The Other Options on Tennessee's Gubernatorial Ballot

Don't sit this election out; take a stand with a non-party candidate

Disappointed by surprising statements made to the press or in TV ads, some erstwhile Haslam or McWherter supporters are now perplexed about their options, declaring they're just not going to vote at all, loath to let their vote for governor of Tennessee be misinterpreted as a statement about gun rights or immigration. You do have other choices. Quite a few, in fact: On the ballot for governor of Tennessee are 16 candidates. If these 14 independent candidates don't represent a full spectrum of political thought in Tennessee, they do at least suggest some protest-vote options.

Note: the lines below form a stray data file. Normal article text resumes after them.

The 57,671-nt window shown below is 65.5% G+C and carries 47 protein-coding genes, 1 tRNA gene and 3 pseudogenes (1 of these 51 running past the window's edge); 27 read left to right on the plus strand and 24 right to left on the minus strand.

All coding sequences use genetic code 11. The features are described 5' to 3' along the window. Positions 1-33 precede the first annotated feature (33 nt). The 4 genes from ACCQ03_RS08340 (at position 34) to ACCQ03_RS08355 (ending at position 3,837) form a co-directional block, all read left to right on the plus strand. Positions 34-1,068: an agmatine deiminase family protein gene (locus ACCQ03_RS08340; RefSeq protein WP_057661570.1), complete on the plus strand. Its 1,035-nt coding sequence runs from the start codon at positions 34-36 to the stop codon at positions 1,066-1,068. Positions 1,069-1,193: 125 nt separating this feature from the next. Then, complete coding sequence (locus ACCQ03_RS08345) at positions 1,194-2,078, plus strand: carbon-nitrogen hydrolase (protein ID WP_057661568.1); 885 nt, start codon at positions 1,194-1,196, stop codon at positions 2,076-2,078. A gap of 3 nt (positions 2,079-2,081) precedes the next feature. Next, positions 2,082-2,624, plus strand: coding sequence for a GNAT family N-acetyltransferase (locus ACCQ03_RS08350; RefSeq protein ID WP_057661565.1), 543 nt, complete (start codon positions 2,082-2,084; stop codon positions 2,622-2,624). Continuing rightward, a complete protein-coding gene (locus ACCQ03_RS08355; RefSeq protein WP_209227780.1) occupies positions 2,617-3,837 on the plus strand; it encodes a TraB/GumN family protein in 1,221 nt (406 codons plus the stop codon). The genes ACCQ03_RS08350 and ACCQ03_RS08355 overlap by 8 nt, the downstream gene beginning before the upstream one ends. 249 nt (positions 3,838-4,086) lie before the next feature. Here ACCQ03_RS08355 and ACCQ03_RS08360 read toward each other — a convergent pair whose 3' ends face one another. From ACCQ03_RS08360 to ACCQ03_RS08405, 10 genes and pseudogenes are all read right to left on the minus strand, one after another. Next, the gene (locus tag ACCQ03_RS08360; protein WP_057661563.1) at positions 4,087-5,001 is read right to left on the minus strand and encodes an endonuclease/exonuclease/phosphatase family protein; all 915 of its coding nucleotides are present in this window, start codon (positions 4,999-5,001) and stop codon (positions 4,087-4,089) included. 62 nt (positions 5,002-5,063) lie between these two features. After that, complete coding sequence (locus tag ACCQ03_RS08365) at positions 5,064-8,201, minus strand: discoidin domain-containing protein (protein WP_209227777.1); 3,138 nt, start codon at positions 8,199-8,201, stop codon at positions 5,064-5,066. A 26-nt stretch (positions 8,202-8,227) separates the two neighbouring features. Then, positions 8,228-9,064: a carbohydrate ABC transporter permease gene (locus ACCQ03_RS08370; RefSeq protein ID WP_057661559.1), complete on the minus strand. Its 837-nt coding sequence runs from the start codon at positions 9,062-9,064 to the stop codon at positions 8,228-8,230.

With both major-party candidates generally canting toward the right, the most frustrated voters may be those in the huge field to the left of that duo, like the million-plus Tennesseans who voted for Barack Obama two years ago. They do have Howard Switzer, the perennial Green Party candidate. With long hair and beard, both going white, the 65-ish Middle Tennessee green architect known for his ecologically friendly home designs suits most stereotypes of "liberal," but with a couple of adjustments. He says he supports gun rights, and favors decentralized government. For that reason, he doesn't like to be called a leftist.

"I am not really a lefty," he recently retorted in response to an article that labeled him as such. "I am more of an anarchist in the sense that I advocate voluntary community cooperation and mutual aid as a substitute for the coercive power of the state."